Hija de Tu Madre is taking all of the things that make us feel nostalgic and putting it in jewelry form. It is all about wearing that culture with pride and that is something Hija de Tu Madres makes easy. Don’t pass up a chance to rock some of these amazing hoop earrings with the sayings and designs of our youth.

Santú Accessories

The Florida-based Etsy shop is filled with jewelry that perfectly reflects a tropical vibes of Florida. These pieces of jewelry are able to brighten up anyone’s day with how vibrant they are. The bead work in her pieces are not only artistically pleasing, they are attention grabbing.

Honey B. Gold

Treat yourself and the one you love to a customized piece of jewelry from Honey B. Gold. The Los Angeles-based jewelry store is leaning into its authentic aesthetic and being unapologetically who they are. Honey B. Gold is everything you would ever want from a jewelry line.

Azteca Negra

Azteca Negra is bold and in your face. The store, known for their incredible head wraps, offers perfectly designed jewelry. These aren’t your run-of-the-mill pieces of jewelry. These make a statement that you are proud to call out your own heritage in the name of fashion and authentic beauty.

The Dream

Gold bracelets, clay earrings, and classic hoops are a perfect representation of the classic elegance brought by this fashion brand. Don’t sleep on these subtle yet eye-catching pieces of art that you can wear on your body. Plus, you are helping a Latina chance her dream and that is really what is the best part of this whole transaction.

READ: Mexico Is Selling Off Jewelry And Property Seized From Narcos To Build Necessary Roads

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These Latina-Owned Businesses Are Winners Of The El Pollo Loco Grants

Fierce

These Latina-Owned Businesses Are Winners Of The El Pollo Loco Grants

todoverde / yucasla / Instagram

El Pollo Loco announced a grant program to help Latina-owned businesses in the Los Angeles area. The grant, which is $10,000 and mentorship to grow their businesses, went to several businesses ran by Latinas. Covid-19 has devastated the small business community and women have been the hardest hit. El Pollo Loco’s grants offered some businesses a necessary lifeline.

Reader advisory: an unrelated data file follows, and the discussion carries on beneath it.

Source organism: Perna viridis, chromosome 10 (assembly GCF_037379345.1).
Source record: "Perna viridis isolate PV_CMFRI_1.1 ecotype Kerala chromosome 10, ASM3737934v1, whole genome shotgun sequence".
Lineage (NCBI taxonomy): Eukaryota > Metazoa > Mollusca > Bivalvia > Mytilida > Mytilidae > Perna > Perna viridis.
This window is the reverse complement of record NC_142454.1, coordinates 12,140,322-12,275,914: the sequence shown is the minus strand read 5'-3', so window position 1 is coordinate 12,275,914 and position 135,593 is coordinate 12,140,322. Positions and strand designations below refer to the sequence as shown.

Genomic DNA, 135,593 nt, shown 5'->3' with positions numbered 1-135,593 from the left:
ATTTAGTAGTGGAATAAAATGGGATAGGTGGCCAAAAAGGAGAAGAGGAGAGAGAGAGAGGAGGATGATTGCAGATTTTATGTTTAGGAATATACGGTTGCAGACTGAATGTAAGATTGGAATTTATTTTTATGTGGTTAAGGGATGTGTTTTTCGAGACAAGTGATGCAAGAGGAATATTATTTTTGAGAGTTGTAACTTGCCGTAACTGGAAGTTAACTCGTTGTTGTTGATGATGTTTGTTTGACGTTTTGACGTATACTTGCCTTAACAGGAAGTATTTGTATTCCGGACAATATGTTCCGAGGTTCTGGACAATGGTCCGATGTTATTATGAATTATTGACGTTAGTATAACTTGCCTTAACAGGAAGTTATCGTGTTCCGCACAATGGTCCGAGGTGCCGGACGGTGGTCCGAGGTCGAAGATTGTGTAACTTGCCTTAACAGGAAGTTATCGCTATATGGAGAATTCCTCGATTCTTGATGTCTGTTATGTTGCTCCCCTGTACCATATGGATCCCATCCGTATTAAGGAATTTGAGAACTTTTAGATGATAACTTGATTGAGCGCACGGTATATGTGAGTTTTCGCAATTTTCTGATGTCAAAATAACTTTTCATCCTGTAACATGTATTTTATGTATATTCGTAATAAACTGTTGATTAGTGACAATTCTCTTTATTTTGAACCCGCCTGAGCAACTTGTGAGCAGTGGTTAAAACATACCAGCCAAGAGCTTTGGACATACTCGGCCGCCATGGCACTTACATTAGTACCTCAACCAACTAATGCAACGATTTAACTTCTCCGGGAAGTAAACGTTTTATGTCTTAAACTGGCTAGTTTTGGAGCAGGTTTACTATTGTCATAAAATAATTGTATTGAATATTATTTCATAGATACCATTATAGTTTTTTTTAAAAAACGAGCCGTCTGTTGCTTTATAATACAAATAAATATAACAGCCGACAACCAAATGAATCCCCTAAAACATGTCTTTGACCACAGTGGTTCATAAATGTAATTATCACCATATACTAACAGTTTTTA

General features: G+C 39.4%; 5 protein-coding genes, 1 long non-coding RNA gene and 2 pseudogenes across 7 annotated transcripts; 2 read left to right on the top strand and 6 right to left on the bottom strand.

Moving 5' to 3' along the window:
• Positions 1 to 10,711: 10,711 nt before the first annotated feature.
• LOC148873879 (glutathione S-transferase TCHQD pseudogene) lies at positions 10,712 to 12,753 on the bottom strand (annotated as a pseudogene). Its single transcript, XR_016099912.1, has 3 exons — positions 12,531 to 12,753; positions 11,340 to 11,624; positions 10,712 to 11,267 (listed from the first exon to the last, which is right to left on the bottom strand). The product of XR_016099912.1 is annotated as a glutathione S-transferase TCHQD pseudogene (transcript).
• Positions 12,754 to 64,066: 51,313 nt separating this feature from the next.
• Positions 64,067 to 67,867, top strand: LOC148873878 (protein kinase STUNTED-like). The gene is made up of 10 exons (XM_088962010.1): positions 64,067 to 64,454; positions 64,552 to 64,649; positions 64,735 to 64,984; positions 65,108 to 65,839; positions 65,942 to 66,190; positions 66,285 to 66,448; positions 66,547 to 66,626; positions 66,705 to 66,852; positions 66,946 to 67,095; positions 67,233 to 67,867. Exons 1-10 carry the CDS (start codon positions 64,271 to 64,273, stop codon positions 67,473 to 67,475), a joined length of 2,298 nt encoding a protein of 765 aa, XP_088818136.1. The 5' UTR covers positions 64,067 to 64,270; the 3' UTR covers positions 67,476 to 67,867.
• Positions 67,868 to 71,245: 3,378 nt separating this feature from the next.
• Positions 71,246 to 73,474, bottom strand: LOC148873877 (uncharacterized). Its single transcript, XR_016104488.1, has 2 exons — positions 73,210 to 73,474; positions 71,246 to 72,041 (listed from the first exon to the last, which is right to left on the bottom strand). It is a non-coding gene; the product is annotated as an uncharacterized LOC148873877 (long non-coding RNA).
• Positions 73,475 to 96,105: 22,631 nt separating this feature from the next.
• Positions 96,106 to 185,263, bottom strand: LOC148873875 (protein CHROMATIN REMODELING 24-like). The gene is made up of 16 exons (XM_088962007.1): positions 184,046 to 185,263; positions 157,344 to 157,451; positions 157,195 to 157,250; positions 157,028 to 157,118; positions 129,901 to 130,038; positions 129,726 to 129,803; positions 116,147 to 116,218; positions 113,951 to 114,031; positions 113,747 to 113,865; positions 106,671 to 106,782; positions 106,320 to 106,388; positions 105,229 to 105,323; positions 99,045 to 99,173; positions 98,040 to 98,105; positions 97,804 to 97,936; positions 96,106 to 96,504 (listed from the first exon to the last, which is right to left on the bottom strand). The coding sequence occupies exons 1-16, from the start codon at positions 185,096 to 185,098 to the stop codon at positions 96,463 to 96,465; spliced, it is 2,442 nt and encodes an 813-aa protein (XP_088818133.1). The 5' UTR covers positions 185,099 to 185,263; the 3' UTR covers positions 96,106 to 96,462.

Andrea’s Healthy Kitchen

Andrea’s Healthy Kitchen started in 2013 and aims to offer people healthy juices to help with their own health goals. Tatiana Pacheco’s own journey in weight loss with the help of juices inspired the company to be.

“It means a lot for AHK and we are going to be forever grateful for all the support we received from our clients, friends, followers and family,” Pacheco said. “The amount of love was unbelievable during this contest. I cried with every single nomination because they all had a special memory or reason to nominate AHK.”

Milpa Grille

Desyi Minera Serrano created Milpa Grille to connect people with their Mesoamerican ancestors through food. The most important part of the Milpa Grille experience is the use of the all-important ingredient: corn.

“This El Pollo Loco [grant] is huge for us. It will ease my mind knowing that we have the fund to catch up to those bills that piled up during COVID. But most importantly that you have organizations/companies that are willing to help and assist others during a time where the hospitality industry has been hit the hardest,” Minera Serrano says. “Having such a huge company like El Pollo Loco help us professionals is such a privilege. We’re going to ensure that the professional help is applied to Milpa not only to better us as a team but also see how we can share what we applied so we thrive as a community.”

Alchemy Organica

Chef Denise Vallejo is a first-generation indigenous Xicana who is bringing plant-based foods to everyone who finds her on social media. Alchemy Organica is a pop-up restaurant, lifestyle brand, and product line with roots in the plant-based heritage of Mexico.

“My main focus has always been the creative. I consider myself an artist first and this business cannot exist without the passion I feel for my art. However, I look forward to having expert business & financial advice to support me as I continue to grow. I come from a very humble background & working class family,” Vallejo says. “There’s so much for me to learn about running a sustainable business & becoming financially literate. I grew up seeing my father self-employed & running his own businesses, but I often wonder how much more successful his businesses could have been if he had access to more resources. It feels like I’m being supported by the universe to break generational curses now.”